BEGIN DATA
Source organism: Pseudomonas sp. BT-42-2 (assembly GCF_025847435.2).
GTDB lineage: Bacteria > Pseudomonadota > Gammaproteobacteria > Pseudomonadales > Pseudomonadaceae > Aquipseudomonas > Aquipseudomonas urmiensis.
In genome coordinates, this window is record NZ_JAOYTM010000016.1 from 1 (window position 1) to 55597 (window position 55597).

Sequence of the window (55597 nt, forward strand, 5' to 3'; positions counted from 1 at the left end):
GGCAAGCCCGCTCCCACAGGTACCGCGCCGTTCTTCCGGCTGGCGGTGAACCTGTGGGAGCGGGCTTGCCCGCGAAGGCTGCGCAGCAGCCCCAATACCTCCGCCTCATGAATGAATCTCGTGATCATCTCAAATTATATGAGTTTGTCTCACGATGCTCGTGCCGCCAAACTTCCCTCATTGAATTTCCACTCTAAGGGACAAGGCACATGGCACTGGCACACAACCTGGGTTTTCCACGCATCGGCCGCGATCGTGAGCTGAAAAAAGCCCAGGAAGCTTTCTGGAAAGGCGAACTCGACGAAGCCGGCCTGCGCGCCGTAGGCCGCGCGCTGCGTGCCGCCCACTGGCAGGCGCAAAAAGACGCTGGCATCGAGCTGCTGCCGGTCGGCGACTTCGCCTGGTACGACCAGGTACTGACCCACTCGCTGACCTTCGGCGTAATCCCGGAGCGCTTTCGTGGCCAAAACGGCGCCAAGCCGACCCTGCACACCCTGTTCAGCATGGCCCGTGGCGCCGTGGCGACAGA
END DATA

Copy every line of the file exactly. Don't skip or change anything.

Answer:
Source organism: Pseudomonas sp. BT-42-2 (assembly GCF_025847435.2).
GTDB lineage: Bacteria > Pseudomonadota > Gammaproteobacteria > Pseudomonadales > Pseudomonadaceae > Aquipseudomonas > Aquipseudomonas urmiensis.
In genome coordinates, this window is record NZ_JAOYTM010000016.1 from 1 (window position 1) to 55597 (window position 55597).

Sequence of the window (55597 nt, forward strand, 5' to 3'; positions counted from 1 at the left end):
GGCAAGCCCGCTCCCACAGGTACCGCGCCGTTCTTCCGGCTGGCGGTGAACCTGTGGGAGCGGGCTTGCCCGCGAAGGCTGCGCAGCAGCCCCAATACCTCCGCCTCATGAATGAATCTCGTGATCATCTCAAATTATATGAGTTTGTCTCACGATGCTCGTGCCGCCAAACTTCCCTCATTGAATTTCCACTCTAAGGGACAAGGCACATGGCACTGGCACACAACCTGGGTTTTCCACGCATCGGCCGCGATCGTGAGCTGAAAAAAGCCCAGGAAGCTTTCTGGAAAGGCGAACTCGACGAAGCCGGCCTGCGCGCCGTAGGCCGCGCGCTGCGTGCCGCCCACTGGCAGGCGCAAAAAGACGCTGGCATCGAGCTGCTGCCGGTCGGCGACTTCGCCTGGTACGACCAGGTACTGACCCACTCGCTGACCTTCGGCGTAATCCCGGAGCGCTTTCGTGGCCAAAACGGCGCCAAGCCGACCCTGCACACCCTGTTCAGCATGGCCCGTGGCGCCGTGGCGACAGA